The Sh300 million sale of the cable company could raise questions of conflict of interest as East African Cables is the leading manufacturer of electric cables, whose biggest consumer is KenGen and the sister company, Kenya Power and Lighting.

    Quick on the heels of the East African Cables deal was another where Alico Insurance Company sold its life-insurance portfolio worth Sh6 billion to Heritage AII Insurance.

    It is also around the same time when Merali purchased Vivendi Telecom International shares in KenCell at $230 million and sold them to Celtel the very same day for $250 million, making a cool profit of $20 million. It was followed by an announcement that Celtel would extend its reach in a roll-out project to be financed by a local consortium of financers, with the CFC Bank at the forefront.

    Absolutely nothing fishy in all that. However, it was not lost on pundits in business circles that the lists of shareholders and directors of Alico, Heritage AII, Celtel, and CFC Bank read almost the same.

    Two directors of Alico, P.K. Jani and H. Da Gama Rose, are also directors of Heritage AII and CFC Bank. Others in CFC Bank and Heritage AII, but not in Alico, are Mr Charles Njonjo and Mr J.C. Kulei.

    In Celtel, the principal shareholder is Sameer Investments where Naushad Merali and H. Da Gama Rose are directors. Jani, Kulei and Da Gama Rose are widely believed to represent business interests of retired President Moi.

    Sources contend that at the end of the day, money was quite probably changing hands from the left to the right.

    Local interests acquired the East African Cables from a London-based electric cable manufacturer, Delta Engineering Company, in October 2000. The new owner was a hurriedly constituted subsidiary of Sameer Investments Group called Yana Trading Company. At the time of the purchase, East African Cables assets were valued at Sh274 million. Yana Trading bought the company at a grossly undervalued price of Sh110 million.

    Business and political associations in Kenya have a long history. They began in early 1970s when key members of the Kenyatta government registered a private company by the name African Liason and Consulting Services.

    The new company’s shareholding read like a roll of who was who in Kenya at the time. Among the top names in the privately-owned company were then Vice-President Moi and Finance minister Mwai Kibaki. Moi appeared in the shareholder register in his own name while Kibaki had his shares held in trust by an old friend, Mr Nick Mugwandia Muriuki.

    Muriuki and President Kibaki had known each other since the early 1960s when they worked at the BP/Shell company on leaving college. So close were they that they double-dated two girls at Kambui Teachers College in Kiambu, and who ended up as their respective spouses. Kibaki’s date was Miss Lucy Muthoni whom he married in 1960.

    The idea to form the company was conceived at the Cabinet level in 1970 at the height of the government’s Africanisation project. It was to serve as a local competitor for government supply tenders and contracts. Before this, all contracts and tenders went to European and Asian companies.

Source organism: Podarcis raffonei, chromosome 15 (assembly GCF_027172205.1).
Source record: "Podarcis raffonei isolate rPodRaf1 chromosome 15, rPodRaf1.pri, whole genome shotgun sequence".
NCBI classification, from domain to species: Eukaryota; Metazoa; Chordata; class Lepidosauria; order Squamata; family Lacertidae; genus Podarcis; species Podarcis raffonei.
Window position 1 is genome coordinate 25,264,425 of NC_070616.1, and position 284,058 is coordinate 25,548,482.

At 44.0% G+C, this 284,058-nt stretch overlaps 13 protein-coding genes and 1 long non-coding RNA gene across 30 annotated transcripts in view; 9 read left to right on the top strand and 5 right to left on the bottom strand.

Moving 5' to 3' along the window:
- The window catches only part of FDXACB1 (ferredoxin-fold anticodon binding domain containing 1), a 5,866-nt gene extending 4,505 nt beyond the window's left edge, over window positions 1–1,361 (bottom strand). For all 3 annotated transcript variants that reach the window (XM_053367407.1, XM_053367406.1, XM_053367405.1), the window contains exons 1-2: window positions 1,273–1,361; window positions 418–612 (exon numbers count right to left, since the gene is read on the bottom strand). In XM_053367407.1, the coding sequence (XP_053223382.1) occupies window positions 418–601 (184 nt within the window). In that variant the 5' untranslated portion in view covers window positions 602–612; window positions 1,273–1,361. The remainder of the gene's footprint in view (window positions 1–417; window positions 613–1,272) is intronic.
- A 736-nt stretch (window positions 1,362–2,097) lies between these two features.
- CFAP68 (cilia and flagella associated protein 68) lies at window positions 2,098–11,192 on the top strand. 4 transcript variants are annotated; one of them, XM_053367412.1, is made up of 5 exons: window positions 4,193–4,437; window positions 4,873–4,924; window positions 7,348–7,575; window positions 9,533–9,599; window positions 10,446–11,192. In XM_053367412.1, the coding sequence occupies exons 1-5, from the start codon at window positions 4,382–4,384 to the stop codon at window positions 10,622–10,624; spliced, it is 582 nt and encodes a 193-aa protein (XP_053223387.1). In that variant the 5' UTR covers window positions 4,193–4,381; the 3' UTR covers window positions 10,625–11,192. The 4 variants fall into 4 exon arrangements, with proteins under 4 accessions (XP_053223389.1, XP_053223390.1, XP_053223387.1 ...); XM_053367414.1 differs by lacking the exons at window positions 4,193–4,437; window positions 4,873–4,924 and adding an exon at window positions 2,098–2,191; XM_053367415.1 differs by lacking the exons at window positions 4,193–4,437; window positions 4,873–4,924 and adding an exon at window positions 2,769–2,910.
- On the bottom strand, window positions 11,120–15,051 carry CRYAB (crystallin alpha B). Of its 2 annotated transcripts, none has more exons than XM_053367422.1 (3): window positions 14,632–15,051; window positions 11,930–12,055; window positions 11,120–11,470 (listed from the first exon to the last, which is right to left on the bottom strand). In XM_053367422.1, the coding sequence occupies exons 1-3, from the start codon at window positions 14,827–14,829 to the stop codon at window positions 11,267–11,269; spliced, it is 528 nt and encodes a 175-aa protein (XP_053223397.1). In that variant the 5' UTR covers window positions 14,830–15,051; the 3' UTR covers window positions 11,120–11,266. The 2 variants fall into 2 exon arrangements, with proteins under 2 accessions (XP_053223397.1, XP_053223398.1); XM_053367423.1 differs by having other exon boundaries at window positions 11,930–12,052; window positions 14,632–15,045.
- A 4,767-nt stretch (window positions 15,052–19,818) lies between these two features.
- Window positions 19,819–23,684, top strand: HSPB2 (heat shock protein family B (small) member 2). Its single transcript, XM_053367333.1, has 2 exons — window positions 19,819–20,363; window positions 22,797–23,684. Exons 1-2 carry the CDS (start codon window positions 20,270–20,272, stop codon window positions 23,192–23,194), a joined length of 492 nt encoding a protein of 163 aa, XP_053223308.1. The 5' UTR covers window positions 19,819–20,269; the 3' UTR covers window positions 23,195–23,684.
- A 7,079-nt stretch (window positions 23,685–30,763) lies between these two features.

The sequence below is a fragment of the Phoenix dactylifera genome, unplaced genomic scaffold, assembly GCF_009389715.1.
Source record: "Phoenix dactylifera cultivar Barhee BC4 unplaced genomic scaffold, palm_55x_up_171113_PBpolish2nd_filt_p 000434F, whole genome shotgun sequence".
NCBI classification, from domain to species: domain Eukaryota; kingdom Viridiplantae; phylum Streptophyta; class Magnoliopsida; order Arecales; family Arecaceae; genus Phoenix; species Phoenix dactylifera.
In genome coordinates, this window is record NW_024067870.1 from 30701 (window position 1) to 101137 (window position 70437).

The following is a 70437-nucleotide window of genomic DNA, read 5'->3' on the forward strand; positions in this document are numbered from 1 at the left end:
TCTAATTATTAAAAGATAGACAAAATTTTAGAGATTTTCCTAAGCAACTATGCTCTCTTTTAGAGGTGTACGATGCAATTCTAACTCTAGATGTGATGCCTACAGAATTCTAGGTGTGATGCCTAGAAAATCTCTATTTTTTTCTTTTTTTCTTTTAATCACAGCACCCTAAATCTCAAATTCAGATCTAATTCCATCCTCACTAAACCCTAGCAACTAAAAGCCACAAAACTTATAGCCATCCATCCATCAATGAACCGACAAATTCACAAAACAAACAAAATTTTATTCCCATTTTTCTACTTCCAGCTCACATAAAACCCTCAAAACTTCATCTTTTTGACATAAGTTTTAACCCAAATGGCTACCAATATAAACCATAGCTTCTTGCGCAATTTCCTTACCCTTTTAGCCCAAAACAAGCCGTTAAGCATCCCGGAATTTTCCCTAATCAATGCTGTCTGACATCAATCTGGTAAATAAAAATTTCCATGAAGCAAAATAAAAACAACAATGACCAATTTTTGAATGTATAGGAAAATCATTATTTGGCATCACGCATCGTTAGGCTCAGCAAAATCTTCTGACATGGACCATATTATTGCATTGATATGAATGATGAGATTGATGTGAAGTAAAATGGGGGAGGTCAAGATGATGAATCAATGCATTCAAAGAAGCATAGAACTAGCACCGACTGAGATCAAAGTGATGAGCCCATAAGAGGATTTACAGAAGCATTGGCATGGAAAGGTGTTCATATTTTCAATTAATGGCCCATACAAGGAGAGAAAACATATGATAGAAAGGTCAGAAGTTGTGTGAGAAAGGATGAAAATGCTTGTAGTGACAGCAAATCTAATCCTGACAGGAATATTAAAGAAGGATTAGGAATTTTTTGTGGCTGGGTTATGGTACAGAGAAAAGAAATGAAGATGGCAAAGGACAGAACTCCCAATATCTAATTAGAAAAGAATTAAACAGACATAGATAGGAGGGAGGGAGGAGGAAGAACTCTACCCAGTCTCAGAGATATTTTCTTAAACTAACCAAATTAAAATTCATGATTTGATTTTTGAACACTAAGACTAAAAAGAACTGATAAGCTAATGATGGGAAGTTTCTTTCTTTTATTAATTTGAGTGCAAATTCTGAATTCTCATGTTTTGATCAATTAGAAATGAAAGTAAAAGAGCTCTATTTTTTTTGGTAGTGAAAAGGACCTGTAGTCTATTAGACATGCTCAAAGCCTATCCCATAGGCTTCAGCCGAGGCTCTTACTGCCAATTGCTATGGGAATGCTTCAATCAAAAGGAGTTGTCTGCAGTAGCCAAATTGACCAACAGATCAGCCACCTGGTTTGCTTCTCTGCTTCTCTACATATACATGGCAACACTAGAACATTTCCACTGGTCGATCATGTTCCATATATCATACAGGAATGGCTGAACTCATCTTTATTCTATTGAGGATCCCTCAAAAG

It is significant that interviews for the first chief executive of Africa Liason were conducted by a committee of the Cabinet, chaired by Moi. The company’s first chief executive was Mr Julius Gecau.

    He was poached from BAT where he was the personnel manager. He later became chief executive of the Kenya Power and Lighting Company.

    After that there was no looking back for Alico as it massively invested through purchase of shares in banks, insurance companies, car dealerships, real estate, manufacturing and farming.

    Other main shareholders in African Liason Company were then Attorney-General Charles Njonjo, head of civil service Geoffrey Kareithi and GSU commandant Ben Gethi. Others were the PS in charge of Defence, Mr Jeremiah Kiereini, and Central Bank Governor Duncan Ndegwa.

    In the footsteps of African Liason Company came Heri Limited, a publicly-owned company but whose shareholding read like a duplicate of African Liason’s. While Kibaki was listed by name in Heri’s shareholding, this time Moi preferred to remain in the shadows with his shares held in trust by a Mr Richard Khemoli.

    While the principal mover in the formation of the African Liason Company was the Cabinet itself, for Heri Limited the idea came from the family of car dealers D.T. Dobie. It is believed the Dobie family felt the need to form the company and invite into it the big names of the day as a way to ensure they got a piece of the cake from lucrative government contracts.

    Heri’s breakthrough came when it was awarded a contract to supply the Kenya Armed forces with Mercedes lorries in 1973.

    It is significant that next to the DT Dobie family, then PS in the Ministry of Defence, Mr Jeremiah Kiereini, now the chairman, Kenya Breweries, had the largest number of shareholding in Heri.

    If Africa Liason and Heri acted as the business cord that tied together different political operatives of the day, Naushad Merali appears to be the latter day cord that runs through the Kenyatta, Moi and now Kibaki business connections.

    Merali is with the Kenyatta family at the Commercial Bank of Africa where the later has majority shareholding, and at the First-American Bank.